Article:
By Sahar Adatia and Jimmy Singh.
If you’ve ever watched the movie Bad Moms starring Mila Kunis and Kristen Bell, you’ll likely recall the scenes of dejected, stressed-out parents cutting loose and liberating themselves through completely inappropriate behaviour.
From drunkenly raiding grocery stores, bouncing around to thumping music while chugging from giant bottles of vodka, and inventing wildly outrageous excuses to get out of watching their kids play baseball, the mothers are foul-mouthed forces of nature engaging in all kinds of bad behaviour.
As one may expect, it seems bad parenting is not simply limited to movies, and moreover, in reality, such behaviour can result in harsh penalties.
Recently, for one Nelson Bay woman on her way to collect a young girl from school, this was a lesson learnt the hard way as she dismissed the responsibilities of being a parent and drove seemingly under the influence, colliding with bushes as she parked.
But the bad behaviour didn’t end there as she went on to become aggressive towards the staff members who tried to stop her.
The troubling incident left the woman with a series of charges, including being abusive towards a member of staff at a school.
Police Called as Woman Begins to Abuse School Staff Members Upon Collecting Young Girl
NSW Police reports that at about 3:20pm on 10 June 2020, a 60-year-old woman behind the wheel of a Peugeot drove to a school in the locale of Port Stephens to collect a young girl, aged nine, who is known to her.
However, as the woman attempted to park her vehicle upon arriving at the school, she allegedly crashed into a series of bushes and small trees.
The woman’s concerning control of the vehicle quickly caught the attention of school staff, who intervened in an effort to stop her from driving away with the girl after picking her up.
Nevertheless, it was at this point that the woman allegedly became aggressive and verbally abusive toward the members of staff at the school.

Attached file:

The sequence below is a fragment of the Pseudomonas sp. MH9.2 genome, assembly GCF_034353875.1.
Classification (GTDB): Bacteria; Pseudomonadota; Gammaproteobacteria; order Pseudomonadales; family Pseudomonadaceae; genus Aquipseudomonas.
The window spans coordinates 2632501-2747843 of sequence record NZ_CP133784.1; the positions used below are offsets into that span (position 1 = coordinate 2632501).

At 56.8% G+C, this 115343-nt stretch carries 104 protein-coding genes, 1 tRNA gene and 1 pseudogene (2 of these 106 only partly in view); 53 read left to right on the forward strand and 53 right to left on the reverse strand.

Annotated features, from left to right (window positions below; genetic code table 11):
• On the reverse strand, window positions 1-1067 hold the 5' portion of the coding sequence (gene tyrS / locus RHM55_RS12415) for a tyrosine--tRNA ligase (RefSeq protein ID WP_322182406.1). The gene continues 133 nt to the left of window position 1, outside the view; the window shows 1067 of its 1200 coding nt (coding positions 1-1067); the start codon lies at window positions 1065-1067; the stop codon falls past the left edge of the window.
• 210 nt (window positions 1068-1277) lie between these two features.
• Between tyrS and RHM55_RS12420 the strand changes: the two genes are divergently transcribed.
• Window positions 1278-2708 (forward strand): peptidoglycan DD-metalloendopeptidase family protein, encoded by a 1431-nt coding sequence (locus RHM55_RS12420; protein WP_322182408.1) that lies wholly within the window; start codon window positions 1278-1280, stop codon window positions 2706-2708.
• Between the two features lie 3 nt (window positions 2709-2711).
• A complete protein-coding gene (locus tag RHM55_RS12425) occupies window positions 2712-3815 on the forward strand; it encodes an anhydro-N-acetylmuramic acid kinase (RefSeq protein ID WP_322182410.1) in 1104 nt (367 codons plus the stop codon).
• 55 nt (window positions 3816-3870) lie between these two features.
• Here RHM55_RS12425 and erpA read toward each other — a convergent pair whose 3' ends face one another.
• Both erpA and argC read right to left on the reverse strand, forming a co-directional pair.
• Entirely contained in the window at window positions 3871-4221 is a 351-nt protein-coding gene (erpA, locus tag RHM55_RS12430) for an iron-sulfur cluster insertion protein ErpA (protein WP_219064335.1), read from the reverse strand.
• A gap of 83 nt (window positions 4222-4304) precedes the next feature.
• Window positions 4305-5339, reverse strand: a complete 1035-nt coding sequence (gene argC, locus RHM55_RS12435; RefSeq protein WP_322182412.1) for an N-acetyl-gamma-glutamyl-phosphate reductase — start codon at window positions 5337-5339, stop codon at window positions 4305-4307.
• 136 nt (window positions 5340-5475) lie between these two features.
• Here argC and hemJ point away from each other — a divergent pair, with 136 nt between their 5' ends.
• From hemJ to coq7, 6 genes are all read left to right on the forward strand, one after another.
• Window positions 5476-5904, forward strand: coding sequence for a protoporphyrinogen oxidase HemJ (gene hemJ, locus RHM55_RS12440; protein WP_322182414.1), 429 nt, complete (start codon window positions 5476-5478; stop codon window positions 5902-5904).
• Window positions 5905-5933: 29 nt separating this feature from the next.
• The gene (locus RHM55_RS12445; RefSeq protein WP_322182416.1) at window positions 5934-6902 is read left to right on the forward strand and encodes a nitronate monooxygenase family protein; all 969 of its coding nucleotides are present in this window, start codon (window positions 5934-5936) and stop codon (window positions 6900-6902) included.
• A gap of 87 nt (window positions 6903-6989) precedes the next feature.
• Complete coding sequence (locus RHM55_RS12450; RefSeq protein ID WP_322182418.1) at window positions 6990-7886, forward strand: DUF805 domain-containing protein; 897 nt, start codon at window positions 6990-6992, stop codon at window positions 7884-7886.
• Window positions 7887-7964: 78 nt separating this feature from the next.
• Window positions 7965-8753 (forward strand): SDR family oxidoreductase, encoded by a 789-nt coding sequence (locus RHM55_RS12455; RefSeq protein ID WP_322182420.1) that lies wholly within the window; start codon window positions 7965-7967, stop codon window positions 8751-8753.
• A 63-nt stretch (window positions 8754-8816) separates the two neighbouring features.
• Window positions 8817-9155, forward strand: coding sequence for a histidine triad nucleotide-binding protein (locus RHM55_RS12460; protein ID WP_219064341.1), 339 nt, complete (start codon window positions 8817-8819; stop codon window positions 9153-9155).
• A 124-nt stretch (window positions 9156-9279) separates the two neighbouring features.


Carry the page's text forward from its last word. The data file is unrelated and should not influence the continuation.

With commotion unfolding, staff were forced to call the police to assist in resolving the matter.
Woman Refuses to Undergo Breath Test as Police Arrive
As officers from Port Stephens-Hunter Police District arrived at the school, they requested the woman submit a breath sample.
However, the woman allegedly refused to carry out the breath test, leading to her arrest.
While the woman was being ushered into the police vehicle, she then kicked out, aiming at a female senior constable.
Fortunately, the officer managed to escape without injury.
At Nelson Bay Police Station, where the woman was then transported to, she again refused to submit to a further breath analysis.
She was later charged with harass/intimidate school staff member attending school, refuse or fail to submit to breath analysis and assault police.
The woman was granted conditional bail and will face Raymond Terrace Local Court at the end of August.
Woman’s Bad Parenting Behaviour Condemned by Public
As news of the incident reached the public, many social media users shared the sentiment that the woman’s behaviour was unacceptable and she should have known better.
On a post shared to Facebook informing of the incident, one user expressed, “That poor young girl. I hope she’s OK and the school protected her from dealing with all of that”.
Another reacted by saying, “The only victim in this situation is the 9-year-old girl being picked up… She’d be terribly embarrassed that her granny caused a scene in front of her classmates and put her safety at risk”.
Reverberating such thought were comments including, “Hope they put in a report to docs too for that poor little girl”.
Others highlighted the woman setting a bad example.
“What a role model…NOT,” one user commented, while another abruptly wrote, “Old enough to know better”
Meanwhile, some social media users simply made light of the situation.
“Nannas who lunch, poor kid though,” one user noted.
“Wasn’t a good day bowls and bingo,” another echoed.
Have questions on this topic of law? Call our Parramatta criminal lawyers today.
Assault charges are daunting to face. This article is a guide to help people understand this area of criminal law.
Law on Assaulting, Stalking, Harassing or Intimidating a School Staff Member or Student at School in NSW
The maximum penalties range from 5-years jail to 12-years jail for committing the offence of assaulting, stalking, harassing or intimidating any school student or member of staff of a school while the student or member of staff is attending a school. This is outlined in section 60E Crimes Act 1900 (NSW).
The maximum penalty is 5-years imprisonment if this occurs with no actual bodily harm.
The maximum penalty is 7-years if this occurs, causing actual bodily harm.
The maximum penalty of 12-years applies if this occurs, recklessly causing wounding or grievous bodily harm.
In addition, there is up to 5-years imprisonment to anyone who even enters a school premises with an intention to commit an offence.
Our assault lawyer Sydney team are happy to help if you have any questions arising from this article.